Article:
At the center of this invigorating novel are two unlikely friends, Archie Jones and Samad Iqbal. Hapless veterans of World War II, Archie and Samad and their families become agents of England’s irrevocable transformation.
A second marriage to Clara Bowden, a beautiful, albeit tooth-challenged, Jamaican half his age, quite literally gives Archie a second lease on life, and produces Irie, a knowing child whose personality doesn’t quite match her name (Jamaican for “no problem”). Samad’s late-in-life arranged marriage (he had to wait for his bride to be born), produces twin sons whose separate paths confound Iqbal’s every effort to direct them, and a renewed, if selective, submission to his Islamic faith.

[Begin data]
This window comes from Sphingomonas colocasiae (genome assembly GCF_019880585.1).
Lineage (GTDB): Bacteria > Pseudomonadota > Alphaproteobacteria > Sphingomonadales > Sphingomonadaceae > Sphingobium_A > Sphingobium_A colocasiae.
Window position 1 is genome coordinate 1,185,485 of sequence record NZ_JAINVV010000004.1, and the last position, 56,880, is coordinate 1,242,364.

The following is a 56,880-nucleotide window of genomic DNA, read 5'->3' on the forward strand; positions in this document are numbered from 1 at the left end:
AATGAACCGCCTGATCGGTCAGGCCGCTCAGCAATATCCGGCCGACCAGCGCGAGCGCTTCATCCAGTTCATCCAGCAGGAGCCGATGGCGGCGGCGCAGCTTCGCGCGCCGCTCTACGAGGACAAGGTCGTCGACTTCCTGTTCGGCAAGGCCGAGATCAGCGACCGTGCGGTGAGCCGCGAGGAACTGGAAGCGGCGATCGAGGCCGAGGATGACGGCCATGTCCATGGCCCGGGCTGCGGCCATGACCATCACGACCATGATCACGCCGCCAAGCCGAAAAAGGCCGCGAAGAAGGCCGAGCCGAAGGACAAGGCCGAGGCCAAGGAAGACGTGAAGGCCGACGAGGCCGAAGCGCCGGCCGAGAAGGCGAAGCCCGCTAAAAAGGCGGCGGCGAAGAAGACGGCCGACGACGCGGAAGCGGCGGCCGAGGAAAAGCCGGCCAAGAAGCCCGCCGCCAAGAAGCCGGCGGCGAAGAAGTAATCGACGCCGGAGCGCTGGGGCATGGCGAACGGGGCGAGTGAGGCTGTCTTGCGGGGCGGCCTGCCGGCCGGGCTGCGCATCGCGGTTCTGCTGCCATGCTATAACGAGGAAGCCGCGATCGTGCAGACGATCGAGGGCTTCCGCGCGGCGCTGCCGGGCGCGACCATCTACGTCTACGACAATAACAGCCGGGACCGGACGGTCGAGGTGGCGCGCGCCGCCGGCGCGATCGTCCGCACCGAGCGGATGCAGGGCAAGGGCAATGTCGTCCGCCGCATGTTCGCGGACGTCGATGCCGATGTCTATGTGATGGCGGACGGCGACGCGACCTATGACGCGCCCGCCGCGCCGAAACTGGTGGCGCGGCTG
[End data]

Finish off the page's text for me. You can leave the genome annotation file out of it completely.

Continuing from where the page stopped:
Set against London’s racial and cultural tapestry, venturing across the former empire and into the past as it barrels toward the future, White Teeth revels in the ecstatic hodgepodge of modern life, flirting with disaster, confounding expectations, and embracing the comedy of daily existence.
Zadie Smith was born in north-west London in 1975. She is the author of the novels White Teeth, The Autograph Man, On Beauty, NW and Swing Time, as well as The Embassy of Cambodia and the essay collection, Changing My Mind. She is also the editor of The Book of Other People, is a fellow of the Royal Society of Literature and has twice been listed as one of Granta's 20 Best Young British Novelists. She has won the Orange Prize for Fiction, the Whitbread First Novel Award and the Guardian First Book Award among many others, and been shortlisted for the Man Booker Prize and the Baileys Women's Prize for Fiction. Zadie Smith is currently working on a second collection of essays, Feel Free, coming in 2018.